Mandy Stein’s film is about a band, a kind of underground phenomenon that, despite having been together for over 30 years and having influenced such famous bands as the Beastie Boys and Nirvana, has itself yet to really break out. Stein looks into the band’s history and evolution. Bad Brains is a DC-based band that melds punk and reggae but whose musicians, contrary to your average punk band whose members pride themselves on limited musical ability, have backgrounds in jazz-fusion. They all have strong personalities, and believe that music should always have a message, but their front man, especially, is volatile. The subject is such a hot-button issue for the band that it is taboo among the members. Stein’s co-director, as they toured with the band, even got thrown off the bus, literally, for bringing it up. Given Bad Brain’s longevity however, she knew there was something to the God-like status they enjoy among their fans, and explores their music, their philosophy and the idiosyncrasies that both propel them and hold them back. With a lot of rare archival, along with interviews, this film goes in search of answers with this band that straddles the fence between genius and …

There is no such “straddling” or ambiguity in Jay Bulger’s film about legendary drummer Ginger Baker. Half jokingly, Bulger says he wanted to figure out how Baker had managed to survive for so long. As one of the film’s interviewees puts it: “The Devil takes care of its own.” Apparently. Bulger first enticed the cantankerous Baker by convincing him he was writing an article about him for Rolling Stone magazine; he did write and publish an article, but ended up with a film, too. It wasn’t easy. Baker, whom many assumed was dead, wanted nothing to do with Bulger (or anyone else, it seems), but the filmmaker says he earned his trust “by being a persistent c*nt,” not giving up even when the drummer hit him in the face with his cane and broke his nose. Throughout his career – indistinguishable from his life – the drummer was after perfection, greatness, and to get it, he went where most mortals dare not. But Bulger plunged right in, as though he needed to learn something vital there. For him to have sustained such a close rapport with Baker (he lived with him for months at a time) must have taken a kind of fortitude unlike that of a war correspondent. Either that, or Bulger might have had a taste of what it’s like on the other side of reality, where Baker seems to live, but, unlike the drummer, Bulger was able to come back. Baker flew so close to the sun that he shines – and burns – with the same intensity. And Bulger shows us what it’s like there.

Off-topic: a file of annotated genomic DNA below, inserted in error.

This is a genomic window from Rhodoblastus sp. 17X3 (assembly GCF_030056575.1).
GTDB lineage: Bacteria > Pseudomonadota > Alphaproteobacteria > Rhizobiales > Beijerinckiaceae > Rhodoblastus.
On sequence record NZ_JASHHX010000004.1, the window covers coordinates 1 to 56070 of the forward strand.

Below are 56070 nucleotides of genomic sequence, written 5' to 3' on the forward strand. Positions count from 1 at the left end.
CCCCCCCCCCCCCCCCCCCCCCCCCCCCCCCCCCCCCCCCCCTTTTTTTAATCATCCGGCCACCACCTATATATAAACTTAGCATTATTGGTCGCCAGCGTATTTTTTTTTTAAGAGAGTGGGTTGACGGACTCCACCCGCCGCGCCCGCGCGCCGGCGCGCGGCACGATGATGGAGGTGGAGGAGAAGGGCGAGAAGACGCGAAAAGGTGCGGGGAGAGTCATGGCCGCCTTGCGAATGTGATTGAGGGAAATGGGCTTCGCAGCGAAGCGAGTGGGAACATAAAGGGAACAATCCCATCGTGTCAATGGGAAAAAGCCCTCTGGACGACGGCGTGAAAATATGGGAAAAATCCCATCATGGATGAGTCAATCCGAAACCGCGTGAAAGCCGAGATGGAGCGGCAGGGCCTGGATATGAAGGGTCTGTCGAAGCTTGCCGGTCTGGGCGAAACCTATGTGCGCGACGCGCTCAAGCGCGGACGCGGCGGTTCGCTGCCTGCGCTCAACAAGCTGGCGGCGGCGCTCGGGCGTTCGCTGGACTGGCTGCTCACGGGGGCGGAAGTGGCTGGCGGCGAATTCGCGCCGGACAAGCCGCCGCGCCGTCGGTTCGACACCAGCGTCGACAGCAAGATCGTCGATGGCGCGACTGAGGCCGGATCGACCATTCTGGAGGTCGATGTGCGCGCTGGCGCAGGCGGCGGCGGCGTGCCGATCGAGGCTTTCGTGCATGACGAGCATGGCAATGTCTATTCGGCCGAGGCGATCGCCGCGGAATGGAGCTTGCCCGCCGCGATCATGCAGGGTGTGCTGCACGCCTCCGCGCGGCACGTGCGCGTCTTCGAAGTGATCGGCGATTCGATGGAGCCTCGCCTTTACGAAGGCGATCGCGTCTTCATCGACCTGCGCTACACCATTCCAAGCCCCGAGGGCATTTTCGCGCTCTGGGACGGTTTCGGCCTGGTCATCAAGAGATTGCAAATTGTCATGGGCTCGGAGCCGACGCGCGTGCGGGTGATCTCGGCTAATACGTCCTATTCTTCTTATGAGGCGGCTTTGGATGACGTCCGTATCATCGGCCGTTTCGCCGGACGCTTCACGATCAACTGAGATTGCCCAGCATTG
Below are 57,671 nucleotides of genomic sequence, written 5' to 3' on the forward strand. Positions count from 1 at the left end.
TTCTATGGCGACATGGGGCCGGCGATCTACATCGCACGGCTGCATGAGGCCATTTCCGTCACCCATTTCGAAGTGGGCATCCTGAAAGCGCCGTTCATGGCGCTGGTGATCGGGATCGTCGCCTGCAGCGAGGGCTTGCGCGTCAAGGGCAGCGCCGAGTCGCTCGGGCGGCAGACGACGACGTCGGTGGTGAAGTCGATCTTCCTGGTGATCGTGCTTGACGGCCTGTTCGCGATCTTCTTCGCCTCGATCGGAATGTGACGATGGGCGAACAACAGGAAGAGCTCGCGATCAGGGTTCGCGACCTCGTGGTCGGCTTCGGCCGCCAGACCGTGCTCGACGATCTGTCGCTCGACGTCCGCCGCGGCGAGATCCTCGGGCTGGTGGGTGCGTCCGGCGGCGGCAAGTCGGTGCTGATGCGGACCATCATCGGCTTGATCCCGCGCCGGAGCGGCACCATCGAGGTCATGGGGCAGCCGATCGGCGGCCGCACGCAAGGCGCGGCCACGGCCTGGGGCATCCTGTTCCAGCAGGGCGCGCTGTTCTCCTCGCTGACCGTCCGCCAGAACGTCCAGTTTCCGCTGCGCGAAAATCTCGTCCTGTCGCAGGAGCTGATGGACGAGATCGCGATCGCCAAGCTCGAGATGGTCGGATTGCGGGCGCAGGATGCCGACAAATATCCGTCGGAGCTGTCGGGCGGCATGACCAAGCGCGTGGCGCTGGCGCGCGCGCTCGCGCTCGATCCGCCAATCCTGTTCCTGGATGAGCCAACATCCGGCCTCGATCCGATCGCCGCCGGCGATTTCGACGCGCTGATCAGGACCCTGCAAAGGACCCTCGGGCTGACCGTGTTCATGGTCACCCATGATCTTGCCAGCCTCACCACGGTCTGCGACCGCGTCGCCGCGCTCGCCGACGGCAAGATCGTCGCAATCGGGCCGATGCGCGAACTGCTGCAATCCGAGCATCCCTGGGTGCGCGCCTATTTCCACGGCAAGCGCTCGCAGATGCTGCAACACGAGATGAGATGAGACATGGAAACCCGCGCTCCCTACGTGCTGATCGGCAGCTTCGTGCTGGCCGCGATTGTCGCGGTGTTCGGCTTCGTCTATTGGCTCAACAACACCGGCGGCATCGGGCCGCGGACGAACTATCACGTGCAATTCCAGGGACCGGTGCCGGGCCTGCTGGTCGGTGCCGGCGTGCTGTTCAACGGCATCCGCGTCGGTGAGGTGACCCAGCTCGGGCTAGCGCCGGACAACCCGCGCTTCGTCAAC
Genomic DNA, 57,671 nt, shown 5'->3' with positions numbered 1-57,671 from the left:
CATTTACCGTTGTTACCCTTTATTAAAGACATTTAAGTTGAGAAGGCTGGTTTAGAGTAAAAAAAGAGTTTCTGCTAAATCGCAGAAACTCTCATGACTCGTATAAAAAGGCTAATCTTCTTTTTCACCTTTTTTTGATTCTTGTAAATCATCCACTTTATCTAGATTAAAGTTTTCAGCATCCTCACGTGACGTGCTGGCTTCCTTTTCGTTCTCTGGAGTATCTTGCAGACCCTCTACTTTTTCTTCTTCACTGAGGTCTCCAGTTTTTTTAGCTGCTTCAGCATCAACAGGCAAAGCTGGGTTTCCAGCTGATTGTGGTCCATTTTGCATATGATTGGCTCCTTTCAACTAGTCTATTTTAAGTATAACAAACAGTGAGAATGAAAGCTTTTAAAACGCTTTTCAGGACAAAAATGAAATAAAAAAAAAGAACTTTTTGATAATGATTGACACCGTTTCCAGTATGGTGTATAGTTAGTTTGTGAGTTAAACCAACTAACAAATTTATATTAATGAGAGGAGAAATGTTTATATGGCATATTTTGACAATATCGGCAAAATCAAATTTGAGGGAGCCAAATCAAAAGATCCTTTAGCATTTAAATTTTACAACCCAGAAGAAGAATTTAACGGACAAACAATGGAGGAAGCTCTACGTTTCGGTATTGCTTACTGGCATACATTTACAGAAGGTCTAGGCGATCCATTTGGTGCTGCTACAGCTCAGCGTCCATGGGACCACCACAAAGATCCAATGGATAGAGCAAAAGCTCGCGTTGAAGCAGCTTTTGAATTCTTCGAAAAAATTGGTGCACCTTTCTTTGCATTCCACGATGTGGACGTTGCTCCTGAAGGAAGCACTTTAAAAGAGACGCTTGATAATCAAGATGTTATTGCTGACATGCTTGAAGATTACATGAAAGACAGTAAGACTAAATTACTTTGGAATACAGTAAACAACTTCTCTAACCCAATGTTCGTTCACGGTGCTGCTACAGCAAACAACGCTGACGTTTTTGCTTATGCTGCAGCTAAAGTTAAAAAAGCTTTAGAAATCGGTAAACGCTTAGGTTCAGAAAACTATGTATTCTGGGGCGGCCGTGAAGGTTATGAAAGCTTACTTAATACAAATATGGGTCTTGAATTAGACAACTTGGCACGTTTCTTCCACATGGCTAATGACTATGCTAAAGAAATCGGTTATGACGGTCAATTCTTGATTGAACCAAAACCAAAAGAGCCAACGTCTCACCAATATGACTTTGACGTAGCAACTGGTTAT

All filmmakers on the panel agreed: their films aren’t really about the music, but about the story, the person. There’s something about them. Maybe we all see our potential in them: wonderful and frightening, at the same time.

On a more particle level, the filmmakers shared some thoughts and tips for other filmmakers wishing to make films featuring bands or musicians.

They all struggled with money so, when asked how more money would have helped or in what way would it have changed their project, Diaz said she would have shot on film instead of digital video, and Stein said music clearances would have felt less scary had she had more funds. On that topic, Brien exclaimed that he had gotten his last music clearances just two days ago! Bulger agreed that music clearances for films about bands or musicians/singers are a huge expense. His own clearances were the most complicated his lawyers had ever seen, because Baker is a drummer and, as such, has no rights to any of his music (music rights go to the people who wrote the melody and the lyrics). All panelists strongly encouraged filmmakers to hire a music supervisor as early as possible to deal with all musical rights (label, musicians, publishers, performance, inheritance…). A lawyer can also be necessary, and to remember that insurance requires releases.

Before pouring too much work in a project about a person, they all urge filmmakers to also obtain an exclusive agreement with their subject(s).